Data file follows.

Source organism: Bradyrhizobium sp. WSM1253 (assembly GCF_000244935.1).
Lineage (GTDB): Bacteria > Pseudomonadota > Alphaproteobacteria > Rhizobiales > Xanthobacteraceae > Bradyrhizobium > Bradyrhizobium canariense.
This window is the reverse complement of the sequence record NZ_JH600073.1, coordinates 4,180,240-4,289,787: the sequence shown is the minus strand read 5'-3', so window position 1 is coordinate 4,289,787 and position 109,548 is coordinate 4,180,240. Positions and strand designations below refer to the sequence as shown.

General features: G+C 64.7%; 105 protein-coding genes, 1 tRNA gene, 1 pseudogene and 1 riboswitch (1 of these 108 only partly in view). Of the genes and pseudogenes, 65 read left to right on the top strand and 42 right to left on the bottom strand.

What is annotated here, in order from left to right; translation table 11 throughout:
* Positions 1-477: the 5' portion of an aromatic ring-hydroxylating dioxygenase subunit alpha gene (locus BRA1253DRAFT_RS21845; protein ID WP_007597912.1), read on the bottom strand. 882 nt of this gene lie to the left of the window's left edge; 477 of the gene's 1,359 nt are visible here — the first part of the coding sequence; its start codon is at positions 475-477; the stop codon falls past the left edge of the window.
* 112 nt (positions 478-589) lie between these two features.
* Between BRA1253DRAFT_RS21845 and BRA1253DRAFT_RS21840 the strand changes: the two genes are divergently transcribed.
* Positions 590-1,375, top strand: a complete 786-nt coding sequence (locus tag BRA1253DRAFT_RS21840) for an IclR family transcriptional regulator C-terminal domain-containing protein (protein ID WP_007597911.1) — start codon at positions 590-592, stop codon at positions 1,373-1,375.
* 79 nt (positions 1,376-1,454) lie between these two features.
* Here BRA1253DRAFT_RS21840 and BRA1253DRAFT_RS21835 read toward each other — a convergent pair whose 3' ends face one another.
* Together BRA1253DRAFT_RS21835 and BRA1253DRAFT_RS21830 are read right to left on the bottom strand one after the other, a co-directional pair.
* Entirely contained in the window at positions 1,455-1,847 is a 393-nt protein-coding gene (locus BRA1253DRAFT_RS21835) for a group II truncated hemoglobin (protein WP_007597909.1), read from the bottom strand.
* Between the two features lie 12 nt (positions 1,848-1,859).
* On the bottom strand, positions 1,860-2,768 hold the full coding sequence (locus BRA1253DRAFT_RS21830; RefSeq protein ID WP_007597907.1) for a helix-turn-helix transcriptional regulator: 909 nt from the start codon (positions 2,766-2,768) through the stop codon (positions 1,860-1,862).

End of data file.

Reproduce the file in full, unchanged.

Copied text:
Source organism: Bradyrhizobium sp. WSM1253 (assembly GCF_000244935.1).
Lineage (GTDB): Bacteria > Pseudomonadota > Alphaproteobacteria > Rhizobiales > Xanthobacteraceae > Bradyrhizobium > Bradyrhizobium canariense.
This window is the reverse complement of the sequence record NZ_JH600073.1, coordinates 4,180,240-4,289,787: the sequence shown is the minus strand read 5'-3', so window position 1 is coordinate 4,289,787 and position 109,548 is coordinate 4,180,240. Positions and strand designations below refer to the sequence as shown.

General features: G+C 64.7%; 105 protein-coding genes, 1 tRNA gene, 1 pseudogene and 1 riboswitch (1 of these 108 only partly in view). Of the genes and pseudogenes, 65 read left to right on the top strand and 42 right to left on the bottom strand.

What is annotated here, in order from left to right; translation table 11 throughout:
* Positions 1-477: the 5' portion of an aromatic ring-hydroxylating dioxygenase subunit alpha gene (locus BRA1253DRAFT_RS21845; protein ID WP_007597912.1), read on the bottom strand. 882 nt of this gene lie to the left of the window's left edge; 477 of the gene's 1,359 nt are visible here — the first part of the coding sequence; its start codon is at positions 475-477; the stop codon falls past the left edge of the window.
* 112 nt (positions 478-589) lie between these two features.
* Between BRA1253DRAFT_RS21845 and BRA1253DRAFT_RS21840 the strand changes: the two genes are divergently transcribed.
* Positions 590-1,375, top strand: a complete 786-nt coding sequence (locus tag BRA1253DRAFT_RS21840) for an IclR family transcriptional regulator C-terminal domain-containing protein (protein ID WP_007597911.1) — start codon at positions 590-592, stop codon at positions 1,373-1,375.
* 79 nt (positions 1,376-1,454) lie between these two features.
* Here BRA1253DRAFT_RS21840 and BRA1253DRAFT_RS21835 read toward each other — a convergent pair whose 3' ends face one another.
* Together BRA1253DRAFT_RS21835 and BRA1253DRAFT_RS21830 are read right to left on the bottom strand one after the other, a co-directional pair.
* Entirely contained in the window at positions 1,455-1,847 is a 393-nt protein-coding gene (locus BRA1253DRAFT_RS21835) for a group II truncated hemoglobin (protein WP_007597909.1), read from the bottom strand.
* Between the two features lie 12 nt (positions 1,848-1,859).
* On the bottom strand, positions 1,860-2,768 hold the full coding sequence (locus BRA1253DRAFT_RS21830; RefSeq protein ID WP_007597907.1) for a helix-turn-helix transcriptional regulator: 909 nt from the start codon (positions 2,766-2,768) through the stop codon (positions 1,860-1,862).